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Replacing RV Wall Paneling: A Complete Guide

This post was updated on March 15th, 2024

Grey, arched, headboard with colorful pillows against a white shiplap wall - replacing RV wall paneling.
Replacing RV wall paneling is a very doable DIY project.

Update Your RV With New Wall Paneling

Although not a very common job, replacing RV wall paneling may be something you are faced with at some point.

In a worst-case scenario, you have water damage and need to remove wall paneling to properly repair it. You may also be replacing RV wall paneling with another surface for an upgraded look.

Either way, removing RV wall paneling can seem like a difficult and even scary job. This guide will ease your concerns and walk you through the process. When planned out and done properly, replacing RV wall paneling is actually a very doable DIY project.

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Before you remove the paneling

Pulling the wall paneling off can be unnerving for a couple of reasons. Firstly, will you ever get your RV back together as it was, and secondly, what will you find behind the paneling?

If you are removing the paneling for repair reasons, there is a good chance things will be worse than you expected. Water damage is the most likely reason you will be replacing RV wall paneling for repairs, and water damage spreads far and fast.

Whatever your reason for removing the wall paneling, you must be prepared to deal with any issues you find inside the wall. Water damage, mold, dead rodents, whatever it is you find—once you see it, you have to deal with it. Your plan to just remove a small section could easily grow to an entire wall.

Electricity and plumbing

There is a good chance there will be electrical, plumbing, or both in the wall you are working on. It is important to shut off the power and water supplies before starting.

A wire detector is a great tool to quickly scan for electrical wires running through the walls. Many stud finders have them and they’re a cheap investment.

In most cases, you will be able to remove RV wall paneling with little to no cutting. However, if you are cutting, it is very important to be careful of any systems that may be behind the paneling. Remember, sometimes electrical and plumbing lines can be run in unpredictable ways. RV construction doesn’t always make sense.

Required tools and supplies

It’s a good idea before starting any job to gather everything you need to complete it. This job requires only a few basic tools and supplies.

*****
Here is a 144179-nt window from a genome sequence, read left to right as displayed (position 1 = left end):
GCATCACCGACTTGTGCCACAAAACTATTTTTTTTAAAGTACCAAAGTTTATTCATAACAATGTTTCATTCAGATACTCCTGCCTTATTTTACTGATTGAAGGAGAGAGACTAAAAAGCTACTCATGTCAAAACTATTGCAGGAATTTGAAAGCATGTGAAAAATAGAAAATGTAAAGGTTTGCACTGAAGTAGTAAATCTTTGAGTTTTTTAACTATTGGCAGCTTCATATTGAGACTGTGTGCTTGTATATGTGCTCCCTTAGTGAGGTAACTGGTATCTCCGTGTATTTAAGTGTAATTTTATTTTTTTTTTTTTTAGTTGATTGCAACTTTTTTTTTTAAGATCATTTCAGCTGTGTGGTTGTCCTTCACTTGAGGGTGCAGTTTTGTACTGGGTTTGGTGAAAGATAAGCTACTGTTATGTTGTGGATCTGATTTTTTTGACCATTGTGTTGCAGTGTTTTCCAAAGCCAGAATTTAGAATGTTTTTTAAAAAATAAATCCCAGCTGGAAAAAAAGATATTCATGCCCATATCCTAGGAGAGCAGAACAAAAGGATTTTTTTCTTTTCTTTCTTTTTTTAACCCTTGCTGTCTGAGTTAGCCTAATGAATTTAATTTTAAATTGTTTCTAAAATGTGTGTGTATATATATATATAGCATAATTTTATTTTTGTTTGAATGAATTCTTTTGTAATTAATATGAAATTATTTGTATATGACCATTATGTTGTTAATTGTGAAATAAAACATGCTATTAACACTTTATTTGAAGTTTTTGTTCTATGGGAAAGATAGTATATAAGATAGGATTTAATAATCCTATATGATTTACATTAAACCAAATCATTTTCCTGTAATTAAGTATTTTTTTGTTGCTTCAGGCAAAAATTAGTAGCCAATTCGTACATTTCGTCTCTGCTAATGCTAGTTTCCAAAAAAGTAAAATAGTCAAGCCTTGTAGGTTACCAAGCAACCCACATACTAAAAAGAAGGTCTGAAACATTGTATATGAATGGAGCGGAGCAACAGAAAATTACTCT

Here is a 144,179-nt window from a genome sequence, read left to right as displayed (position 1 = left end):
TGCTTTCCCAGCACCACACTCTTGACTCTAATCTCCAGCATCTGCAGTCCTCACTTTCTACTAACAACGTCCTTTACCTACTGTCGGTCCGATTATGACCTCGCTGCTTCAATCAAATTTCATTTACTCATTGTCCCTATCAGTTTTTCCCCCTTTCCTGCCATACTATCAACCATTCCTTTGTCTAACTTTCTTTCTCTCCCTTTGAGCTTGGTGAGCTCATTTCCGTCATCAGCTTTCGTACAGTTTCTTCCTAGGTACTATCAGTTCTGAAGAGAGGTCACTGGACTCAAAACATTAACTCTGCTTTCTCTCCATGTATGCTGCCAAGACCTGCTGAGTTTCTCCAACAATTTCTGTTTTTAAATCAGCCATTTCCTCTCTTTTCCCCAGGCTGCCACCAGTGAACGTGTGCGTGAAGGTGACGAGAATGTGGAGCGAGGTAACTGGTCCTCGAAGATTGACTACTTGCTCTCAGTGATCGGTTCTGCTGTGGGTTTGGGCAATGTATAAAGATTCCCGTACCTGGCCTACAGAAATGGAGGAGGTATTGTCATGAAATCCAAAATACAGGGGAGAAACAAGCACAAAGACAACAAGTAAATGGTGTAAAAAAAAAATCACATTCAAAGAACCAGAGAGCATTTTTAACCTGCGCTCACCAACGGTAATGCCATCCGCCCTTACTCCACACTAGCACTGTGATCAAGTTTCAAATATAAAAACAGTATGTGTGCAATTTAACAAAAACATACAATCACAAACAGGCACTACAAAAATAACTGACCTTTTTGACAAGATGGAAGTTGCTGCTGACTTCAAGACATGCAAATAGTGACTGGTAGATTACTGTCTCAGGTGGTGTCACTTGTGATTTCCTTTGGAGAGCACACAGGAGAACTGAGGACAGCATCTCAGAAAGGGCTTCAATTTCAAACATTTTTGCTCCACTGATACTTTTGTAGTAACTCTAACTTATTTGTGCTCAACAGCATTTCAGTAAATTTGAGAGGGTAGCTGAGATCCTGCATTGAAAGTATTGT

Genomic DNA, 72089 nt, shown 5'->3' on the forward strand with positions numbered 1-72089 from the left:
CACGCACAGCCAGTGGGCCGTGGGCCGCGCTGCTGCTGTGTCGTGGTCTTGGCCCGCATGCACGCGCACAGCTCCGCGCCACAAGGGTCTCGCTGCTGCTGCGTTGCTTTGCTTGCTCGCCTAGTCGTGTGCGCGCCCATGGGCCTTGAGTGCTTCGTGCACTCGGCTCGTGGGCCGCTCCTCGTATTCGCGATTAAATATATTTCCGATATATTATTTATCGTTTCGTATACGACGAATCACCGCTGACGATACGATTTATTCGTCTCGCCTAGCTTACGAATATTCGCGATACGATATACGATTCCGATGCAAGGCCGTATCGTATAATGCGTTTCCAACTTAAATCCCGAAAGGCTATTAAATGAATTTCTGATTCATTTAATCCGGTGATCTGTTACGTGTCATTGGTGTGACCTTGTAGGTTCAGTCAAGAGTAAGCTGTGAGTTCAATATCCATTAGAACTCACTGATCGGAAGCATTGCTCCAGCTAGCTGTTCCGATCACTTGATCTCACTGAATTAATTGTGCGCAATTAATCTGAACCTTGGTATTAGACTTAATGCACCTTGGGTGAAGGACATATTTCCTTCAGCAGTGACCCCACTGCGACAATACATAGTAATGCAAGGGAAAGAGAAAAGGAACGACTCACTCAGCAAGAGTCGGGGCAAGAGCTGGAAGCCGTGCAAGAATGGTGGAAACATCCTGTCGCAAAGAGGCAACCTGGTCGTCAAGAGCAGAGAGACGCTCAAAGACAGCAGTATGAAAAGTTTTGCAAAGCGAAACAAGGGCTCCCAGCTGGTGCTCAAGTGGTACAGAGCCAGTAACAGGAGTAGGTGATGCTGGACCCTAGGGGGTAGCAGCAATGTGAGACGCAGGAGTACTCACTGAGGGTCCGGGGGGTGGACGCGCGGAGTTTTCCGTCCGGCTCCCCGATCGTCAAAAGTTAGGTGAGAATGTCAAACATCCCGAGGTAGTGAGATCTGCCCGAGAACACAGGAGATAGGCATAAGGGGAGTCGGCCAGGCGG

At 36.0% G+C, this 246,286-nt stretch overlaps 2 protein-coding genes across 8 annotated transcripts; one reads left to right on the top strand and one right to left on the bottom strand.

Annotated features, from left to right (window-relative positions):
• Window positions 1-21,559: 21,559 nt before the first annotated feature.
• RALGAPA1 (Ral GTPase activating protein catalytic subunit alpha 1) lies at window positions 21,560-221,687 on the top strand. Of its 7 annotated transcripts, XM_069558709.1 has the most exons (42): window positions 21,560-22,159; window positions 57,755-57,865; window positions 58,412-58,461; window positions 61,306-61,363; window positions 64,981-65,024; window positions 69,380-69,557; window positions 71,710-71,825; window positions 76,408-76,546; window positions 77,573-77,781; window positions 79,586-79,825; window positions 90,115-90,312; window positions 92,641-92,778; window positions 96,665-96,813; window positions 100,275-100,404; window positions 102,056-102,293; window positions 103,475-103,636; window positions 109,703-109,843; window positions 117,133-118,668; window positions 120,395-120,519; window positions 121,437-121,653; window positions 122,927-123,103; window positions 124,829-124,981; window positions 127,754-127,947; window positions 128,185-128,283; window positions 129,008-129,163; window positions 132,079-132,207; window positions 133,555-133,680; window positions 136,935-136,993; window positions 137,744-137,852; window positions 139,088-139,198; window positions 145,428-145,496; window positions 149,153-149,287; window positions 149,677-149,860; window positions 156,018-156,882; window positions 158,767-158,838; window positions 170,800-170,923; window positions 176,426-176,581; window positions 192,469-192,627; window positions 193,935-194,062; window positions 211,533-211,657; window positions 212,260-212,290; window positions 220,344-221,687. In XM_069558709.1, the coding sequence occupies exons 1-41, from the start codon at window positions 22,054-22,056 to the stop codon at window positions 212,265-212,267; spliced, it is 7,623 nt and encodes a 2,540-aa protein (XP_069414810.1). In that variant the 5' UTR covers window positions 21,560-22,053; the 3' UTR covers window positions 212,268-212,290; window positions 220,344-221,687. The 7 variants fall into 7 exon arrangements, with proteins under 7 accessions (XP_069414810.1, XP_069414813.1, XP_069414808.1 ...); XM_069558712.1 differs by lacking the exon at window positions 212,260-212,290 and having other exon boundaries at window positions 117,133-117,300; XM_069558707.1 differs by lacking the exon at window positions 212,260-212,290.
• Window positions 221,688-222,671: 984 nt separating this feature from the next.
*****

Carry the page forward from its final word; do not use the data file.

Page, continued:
As mentioned above, a wire detector combined with a stud finder is a smart choice. RV wall paneling is usually easily located, as it is generally fastened to each stud. In some cases, however, you may need to locate the next stud, and knowing where the wires are is an important feature.

A multidriver with the bits for the three main screw types—Robertson (square), Phillips (star), and slotted—will be needed. There will likely be items that need to be removed from the wall before you can start.

A small pry bar and hammer will be useful to lift the edges of the paneling. The thinner the better for the pry bar teeth. There is no serious prying that needs to be done; it will be more of a light encouragement.

Seals, seams, and old paint may need to be dealt with, and a blade knife is an easy answer. Running it along the joints you are separating will help free up the panels.

Removing RV Wall Paneling

No turning back now; it’s time to pull back the curtain and see what’s back there! One thing you will almost certainly see is construction debris from when the RV was built.

Sawdust, screws, and offcuts from plumbing and electrical are all commonplace. This is a great time to clean everything that was left behind by the manufacturers.

In most cases, RV wall paneling will be joined to wall studs. The wall stud will have a plastic track in the center to receive another cap for the joint. These caps simply press into the track fastened to the stud. To remove them, start a corner with a flat screwdriver or thin pry and peel the cap from the track.